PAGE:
AnnabelleTitle: Annabelle (2014)
Director: John R. Leonetti
Runtime: 98 minutes

I went into 2013’s The Conjuring with very low expectations. The director, James Wan, had previously left a bad taste in my mouth. I was happy to admit, though, that I left that film impressed. It was obvious that we were going to get a sequel, but first up is this prequel, telling the story of the doll that is very briefly shown in the Warren’s museum.

Annabelle reveals how this not-so-pretty doll becomes possessed by a demon and ultimately ends up in the hands of a nurse who the Warrens interviewed and helped exorcise. A happily married couple is expecting their first child. The wife, Mia, brings home a doll that she had been eyeing in the store window. A satanic cult breaks into their house, and after some blood is shed on the doll and Mia ends up being put on bed rest, some crazy things start to happen.

Let me be clear about my viewing experience: I saw Annabelle in an empty theatre. With that kind of setting, there were a few good, creepy moments, but even then it was nowhere near the experience I had with The Conjuring, which had a decent crowd when I saw it in the theatre.

It’s clear that Wan isn’t directing Annabelle, and I guess I shouldn’t have expected much from the director of Mortal Kombat 2 and The Butterfly Effect 2. The film is competently shot, and there are a few good scenes (ones involving a cult attack, an elevator, and a crayon), but the rest of the time, nothing really happens. There’s no creeping build of dread. The doll rarely moves around, and the entire back-story of the doll is changed, but I do give the studio credit for not including the “based on a true story” tag anywhere in the film.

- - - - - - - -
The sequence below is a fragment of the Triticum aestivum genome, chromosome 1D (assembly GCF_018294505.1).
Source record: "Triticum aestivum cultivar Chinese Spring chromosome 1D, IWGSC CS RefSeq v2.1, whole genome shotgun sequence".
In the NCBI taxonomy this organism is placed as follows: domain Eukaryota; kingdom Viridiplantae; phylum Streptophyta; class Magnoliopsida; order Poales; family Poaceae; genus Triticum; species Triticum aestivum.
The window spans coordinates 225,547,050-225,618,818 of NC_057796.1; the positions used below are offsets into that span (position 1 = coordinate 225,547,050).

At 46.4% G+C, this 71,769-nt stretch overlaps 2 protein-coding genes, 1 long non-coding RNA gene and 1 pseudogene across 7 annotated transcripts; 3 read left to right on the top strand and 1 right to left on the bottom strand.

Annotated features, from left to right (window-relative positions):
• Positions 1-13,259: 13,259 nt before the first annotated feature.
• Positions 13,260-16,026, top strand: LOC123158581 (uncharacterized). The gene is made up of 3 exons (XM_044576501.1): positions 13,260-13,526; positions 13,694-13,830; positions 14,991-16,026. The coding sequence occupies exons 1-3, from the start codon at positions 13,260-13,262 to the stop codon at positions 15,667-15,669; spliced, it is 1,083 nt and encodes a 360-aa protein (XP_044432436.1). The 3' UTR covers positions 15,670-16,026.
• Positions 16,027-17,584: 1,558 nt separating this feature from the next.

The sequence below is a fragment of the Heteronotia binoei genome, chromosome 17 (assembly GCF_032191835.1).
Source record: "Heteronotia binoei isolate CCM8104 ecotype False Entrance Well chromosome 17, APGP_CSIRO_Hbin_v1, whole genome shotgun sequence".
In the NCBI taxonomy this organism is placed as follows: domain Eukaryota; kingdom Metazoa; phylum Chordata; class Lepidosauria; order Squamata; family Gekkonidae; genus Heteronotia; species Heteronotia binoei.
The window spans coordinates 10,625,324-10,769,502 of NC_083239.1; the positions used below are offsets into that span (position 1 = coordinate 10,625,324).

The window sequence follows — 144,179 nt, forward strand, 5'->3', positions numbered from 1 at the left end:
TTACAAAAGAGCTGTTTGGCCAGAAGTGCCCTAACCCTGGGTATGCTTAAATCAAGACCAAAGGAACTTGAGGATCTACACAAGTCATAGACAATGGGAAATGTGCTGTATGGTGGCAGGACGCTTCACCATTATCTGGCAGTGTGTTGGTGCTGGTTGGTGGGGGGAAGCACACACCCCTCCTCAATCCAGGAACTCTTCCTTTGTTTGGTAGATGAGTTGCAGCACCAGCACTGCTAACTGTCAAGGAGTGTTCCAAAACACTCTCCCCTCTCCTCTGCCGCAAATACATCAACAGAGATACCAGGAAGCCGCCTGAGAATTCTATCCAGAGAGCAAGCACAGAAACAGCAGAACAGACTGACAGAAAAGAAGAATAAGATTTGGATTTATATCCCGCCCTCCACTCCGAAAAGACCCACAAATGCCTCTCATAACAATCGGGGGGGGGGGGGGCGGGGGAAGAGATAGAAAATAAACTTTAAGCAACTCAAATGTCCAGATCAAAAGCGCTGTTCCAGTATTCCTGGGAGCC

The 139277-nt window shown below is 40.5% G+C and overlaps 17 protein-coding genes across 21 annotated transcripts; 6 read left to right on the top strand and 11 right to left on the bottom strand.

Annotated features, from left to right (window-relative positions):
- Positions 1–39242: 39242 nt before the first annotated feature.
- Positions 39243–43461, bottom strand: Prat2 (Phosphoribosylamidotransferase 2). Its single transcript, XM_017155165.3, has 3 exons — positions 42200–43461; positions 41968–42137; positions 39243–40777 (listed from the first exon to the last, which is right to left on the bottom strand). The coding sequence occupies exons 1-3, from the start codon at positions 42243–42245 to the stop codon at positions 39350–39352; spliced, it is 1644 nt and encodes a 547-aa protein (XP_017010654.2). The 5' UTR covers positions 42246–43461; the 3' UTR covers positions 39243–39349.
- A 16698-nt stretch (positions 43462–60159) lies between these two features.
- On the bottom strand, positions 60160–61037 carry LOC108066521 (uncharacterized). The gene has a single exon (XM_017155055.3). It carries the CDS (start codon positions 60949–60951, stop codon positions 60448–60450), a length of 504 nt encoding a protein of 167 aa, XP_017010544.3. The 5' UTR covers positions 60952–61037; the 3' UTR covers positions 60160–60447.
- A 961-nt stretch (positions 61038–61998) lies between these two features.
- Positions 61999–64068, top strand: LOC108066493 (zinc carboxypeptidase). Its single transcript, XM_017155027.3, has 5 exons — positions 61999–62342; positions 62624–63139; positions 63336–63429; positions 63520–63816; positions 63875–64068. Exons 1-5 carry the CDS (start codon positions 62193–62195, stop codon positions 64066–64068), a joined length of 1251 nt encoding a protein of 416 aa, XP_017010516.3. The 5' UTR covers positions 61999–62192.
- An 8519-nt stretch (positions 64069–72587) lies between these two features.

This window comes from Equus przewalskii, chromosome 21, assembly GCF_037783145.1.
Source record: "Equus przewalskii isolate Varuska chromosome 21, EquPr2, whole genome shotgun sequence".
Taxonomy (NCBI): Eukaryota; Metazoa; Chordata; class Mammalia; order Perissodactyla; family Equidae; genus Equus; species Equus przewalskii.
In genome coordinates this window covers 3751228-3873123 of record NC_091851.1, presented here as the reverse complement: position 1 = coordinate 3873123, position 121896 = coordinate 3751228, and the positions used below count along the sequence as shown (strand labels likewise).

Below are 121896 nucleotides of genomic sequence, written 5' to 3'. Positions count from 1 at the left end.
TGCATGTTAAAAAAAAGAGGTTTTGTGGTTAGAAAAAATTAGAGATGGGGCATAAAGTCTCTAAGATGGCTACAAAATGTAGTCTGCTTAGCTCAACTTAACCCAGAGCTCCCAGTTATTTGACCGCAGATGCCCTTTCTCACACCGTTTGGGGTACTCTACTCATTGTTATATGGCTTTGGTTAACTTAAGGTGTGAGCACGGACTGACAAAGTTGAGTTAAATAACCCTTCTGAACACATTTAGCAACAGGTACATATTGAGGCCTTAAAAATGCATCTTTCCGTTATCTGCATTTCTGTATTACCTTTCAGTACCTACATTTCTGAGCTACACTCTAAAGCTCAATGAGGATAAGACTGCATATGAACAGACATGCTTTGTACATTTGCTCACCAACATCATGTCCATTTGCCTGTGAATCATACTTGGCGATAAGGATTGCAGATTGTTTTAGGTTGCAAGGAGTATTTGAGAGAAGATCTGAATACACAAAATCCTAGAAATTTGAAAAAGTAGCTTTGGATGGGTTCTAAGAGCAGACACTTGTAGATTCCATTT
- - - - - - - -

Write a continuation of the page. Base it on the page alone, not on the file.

Annabelle Wallis is top notch in the role of Mia (an obvious homage to Rosemary’s Baby). She conveys fear and confusion, and really brings it when the CGI scares require her to actually act. I’d never heard of her before, much like rest of the cast who just kind of go through the motions, but thankfully they are just fluff as Mia gets about 95% of the screen time alone.

When the scares and creepy moments aren’t happening, the film just drags on and becomes so mundane that I had to fight off sleep. There’s no build for anything; it’s just either a scare sequence, or a bunch of chatty bits. The film’s biggest flaw is its ending which relies solely on a “deus ex machina”, and left a bad taste in my mouth.

One part Paranormal Activty, and one part Rosemary’s Baby, Annabelle failed to leave any lasting impressions on me. It’s not a terrible film by any means, and when director John R. Leonetti gets it right, he knocks it out of the ballpark. With that said, though, this prequel isn’t needed, and despite a solo viewing experience in a big, empty, dark theatre, I was rarely creeped out. It’s a shame that Annabelle just misses the mark because it really could have been worth checking out.